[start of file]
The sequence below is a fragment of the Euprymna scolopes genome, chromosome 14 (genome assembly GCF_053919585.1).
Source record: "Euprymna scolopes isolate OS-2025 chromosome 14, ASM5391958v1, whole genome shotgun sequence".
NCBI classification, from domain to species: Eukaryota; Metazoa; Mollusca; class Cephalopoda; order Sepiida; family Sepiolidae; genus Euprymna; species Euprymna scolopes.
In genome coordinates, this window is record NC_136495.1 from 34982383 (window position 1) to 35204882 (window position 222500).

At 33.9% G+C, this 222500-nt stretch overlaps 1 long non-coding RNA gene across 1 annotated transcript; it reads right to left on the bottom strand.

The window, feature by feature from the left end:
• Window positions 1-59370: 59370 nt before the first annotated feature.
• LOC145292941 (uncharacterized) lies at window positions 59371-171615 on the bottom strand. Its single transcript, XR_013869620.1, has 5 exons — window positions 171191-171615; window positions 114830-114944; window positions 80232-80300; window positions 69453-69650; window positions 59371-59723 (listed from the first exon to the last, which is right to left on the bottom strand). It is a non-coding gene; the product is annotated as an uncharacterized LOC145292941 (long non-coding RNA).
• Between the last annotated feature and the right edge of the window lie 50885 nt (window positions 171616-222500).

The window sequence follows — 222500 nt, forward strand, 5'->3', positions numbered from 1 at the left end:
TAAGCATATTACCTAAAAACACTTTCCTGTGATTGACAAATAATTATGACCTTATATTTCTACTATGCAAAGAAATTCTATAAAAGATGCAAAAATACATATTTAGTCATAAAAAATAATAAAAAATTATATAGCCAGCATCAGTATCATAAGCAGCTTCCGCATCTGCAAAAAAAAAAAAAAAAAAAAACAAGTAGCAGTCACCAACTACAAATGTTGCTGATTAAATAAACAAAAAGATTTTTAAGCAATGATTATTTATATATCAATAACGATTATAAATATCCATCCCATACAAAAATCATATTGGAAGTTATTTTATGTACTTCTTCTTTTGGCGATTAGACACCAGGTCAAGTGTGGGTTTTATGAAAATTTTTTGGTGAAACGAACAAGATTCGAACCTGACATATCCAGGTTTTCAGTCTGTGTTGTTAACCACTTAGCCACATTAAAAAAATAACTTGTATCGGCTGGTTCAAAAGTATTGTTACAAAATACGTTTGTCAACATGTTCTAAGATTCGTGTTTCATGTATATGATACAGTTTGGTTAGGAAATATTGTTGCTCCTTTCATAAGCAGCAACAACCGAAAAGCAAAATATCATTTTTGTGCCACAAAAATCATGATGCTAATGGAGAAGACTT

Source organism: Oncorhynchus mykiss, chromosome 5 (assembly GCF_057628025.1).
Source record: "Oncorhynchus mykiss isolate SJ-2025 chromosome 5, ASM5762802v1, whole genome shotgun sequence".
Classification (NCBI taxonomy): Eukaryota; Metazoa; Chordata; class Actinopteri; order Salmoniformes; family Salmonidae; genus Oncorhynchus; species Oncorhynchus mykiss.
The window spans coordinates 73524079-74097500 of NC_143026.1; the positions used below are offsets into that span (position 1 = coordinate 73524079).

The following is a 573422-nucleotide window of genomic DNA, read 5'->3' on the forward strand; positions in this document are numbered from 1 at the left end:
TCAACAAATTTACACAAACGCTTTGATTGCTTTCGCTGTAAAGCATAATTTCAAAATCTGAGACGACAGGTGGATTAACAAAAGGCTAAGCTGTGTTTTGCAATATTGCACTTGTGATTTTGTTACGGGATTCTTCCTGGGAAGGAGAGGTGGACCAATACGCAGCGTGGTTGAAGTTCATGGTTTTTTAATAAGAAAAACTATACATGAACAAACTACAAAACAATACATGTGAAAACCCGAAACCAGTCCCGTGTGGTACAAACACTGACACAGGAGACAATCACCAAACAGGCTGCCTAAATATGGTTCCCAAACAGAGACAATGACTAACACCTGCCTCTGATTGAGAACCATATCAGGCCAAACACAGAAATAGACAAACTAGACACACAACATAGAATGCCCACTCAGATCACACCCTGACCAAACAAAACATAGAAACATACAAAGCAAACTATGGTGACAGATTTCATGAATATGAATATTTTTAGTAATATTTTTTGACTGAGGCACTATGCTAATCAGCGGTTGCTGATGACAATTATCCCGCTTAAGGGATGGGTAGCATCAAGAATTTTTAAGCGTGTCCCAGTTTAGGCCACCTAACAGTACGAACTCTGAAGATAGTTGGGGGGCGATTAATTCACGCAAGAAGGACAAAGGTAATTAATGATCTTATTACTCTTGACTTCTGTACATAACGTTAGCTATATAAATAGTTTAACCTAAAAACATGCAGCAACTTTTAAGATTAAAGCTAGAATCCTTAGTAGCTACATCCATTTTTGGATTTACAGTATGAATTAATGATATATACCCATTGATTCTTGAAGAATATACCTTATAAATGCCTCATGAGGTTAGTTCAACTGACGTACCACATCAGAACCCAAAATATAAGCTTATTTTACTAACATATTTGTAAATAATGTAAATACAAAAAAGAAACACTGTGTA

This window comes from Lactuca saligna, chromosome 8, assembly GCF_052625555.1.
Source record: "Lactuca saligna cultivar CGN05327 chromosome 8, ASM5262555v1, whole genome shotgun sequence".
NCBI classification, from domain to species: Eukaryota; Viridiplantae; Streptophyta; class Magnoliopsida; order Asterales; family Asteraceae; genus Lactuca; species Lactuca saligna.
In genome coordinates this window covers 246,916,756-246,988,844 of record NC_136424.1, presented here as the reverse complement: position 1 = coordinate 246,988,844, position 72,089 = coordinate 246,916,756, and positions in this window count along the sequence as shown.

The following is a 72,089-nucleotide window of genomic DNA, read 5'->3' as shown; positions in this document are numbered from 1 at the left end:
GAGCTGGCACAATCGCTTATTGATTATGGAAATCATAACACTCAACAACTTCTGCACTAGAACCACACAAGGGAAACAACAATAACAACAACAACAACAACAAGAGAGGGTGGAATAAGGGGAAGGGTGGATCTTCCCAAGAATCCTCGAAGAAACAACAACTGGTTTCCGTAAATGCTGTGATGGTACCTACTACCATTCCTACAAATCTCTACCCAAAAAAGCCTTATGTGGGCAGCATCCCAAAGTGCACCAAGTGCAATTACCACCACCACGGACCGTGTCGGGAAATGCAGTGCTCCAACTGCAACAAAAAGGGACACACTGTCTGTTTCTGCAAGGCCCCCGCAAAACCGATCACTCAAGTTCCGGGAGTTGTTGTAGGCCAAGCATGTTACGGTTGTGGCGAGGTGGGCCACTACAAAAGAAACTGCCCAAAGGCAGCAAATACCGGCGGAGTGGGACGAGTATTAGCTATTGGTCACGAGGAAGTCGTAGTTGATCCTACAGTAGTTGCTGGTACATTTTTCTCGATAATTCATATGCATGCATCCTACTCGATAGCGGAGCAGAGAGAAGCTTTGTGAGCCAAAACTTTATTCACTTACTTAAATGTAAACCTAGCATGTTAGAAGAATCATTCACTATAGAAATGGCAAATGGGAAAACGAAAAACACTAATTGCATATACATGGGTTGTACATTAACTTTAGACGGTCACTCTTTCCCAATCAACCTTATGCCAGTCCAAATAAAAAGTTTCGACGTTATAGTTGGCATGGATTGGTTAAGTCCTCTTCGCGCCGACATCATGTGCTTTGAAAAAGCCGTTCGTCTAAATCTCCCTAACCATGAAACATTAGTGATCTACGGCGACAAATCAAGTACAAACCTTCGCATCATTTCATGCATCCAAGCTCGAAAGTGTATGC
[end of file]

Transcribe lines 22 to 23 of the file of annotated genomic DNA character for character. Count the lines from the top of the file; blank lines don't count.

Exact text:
The following is a 72,089-nucleotide window of genomic DNA, read 5'->3' as shown; positions in this document are numbered from 1 at the left end:
GAGCTGGCACAATCGCTTATTGATTATGGAAATCATAACACTCAACAACTTCTGCACTAGAACCACACAAGGGAAACAACAATAACAACAACAACAACAACAAGAGAGGGTGGAATAAGGGGAAGGGTGGATCTTCCCAAGAATCCTCGAAGAAACAACAACTGGTTTCCGTAAATGCTGTGATGGTACCTACTACCATTCCTACAAATCTCTACCCAAAAAAGCCTTATGTGGGCAGCATCCCAAAGTGCACCAAGTGCAATTACCACCACCACGGACCGTGTCGGGAAATGCAGTGCTCCAACTGCAACAAAAAGGGACACACTGTCTGTTTCTGCAAGGCCCCCGCAAAACCGATCACTCAAGTTCCGGGAGTTGTTGTAGGCCAAGCATGTTACGGTTGTGGCGAGGTGGGCCACTACAAAAGAAACTGCCCAAAGGCAGCAAATACCGGCGGAGTGGGACGAGTATTAGCTATTGGTCACGAGGAAGTCGTAGTTGATCCTACAGTAGTTGCTGGTACATTTTTCTCGATAATTCATATGCATGCATCCTACTCGATAGCGGAGCAGAGAGAAGCTTTGTGAGCCAAAACTTTATTCACTTACTTAAATGTAAACCTAGCATGTTAGAAGAATCATTCACTATAGAAATGGCAAATGGGAAAACGAAAAACACTAATTGCATATACATGGGTTGTACATTAACTTTAGACGGTCACTCTTTCCCAATCAACCTTATGCCAGTCCAAATAAAAAGTTTCGACGTTATAGTTGGCATGGATTGGTTAAGTCCTCTTCGCGCCGACATCATGTGCTTTGAAAAAGCCGTTCGTCTAAATCTCCCTAACCATGAAACATTAGTGATCTACGGCGACAAATCAAGTACAAACCTTCGCATCATTTCATGCATCCAAGCTCGAAAGTGTATGC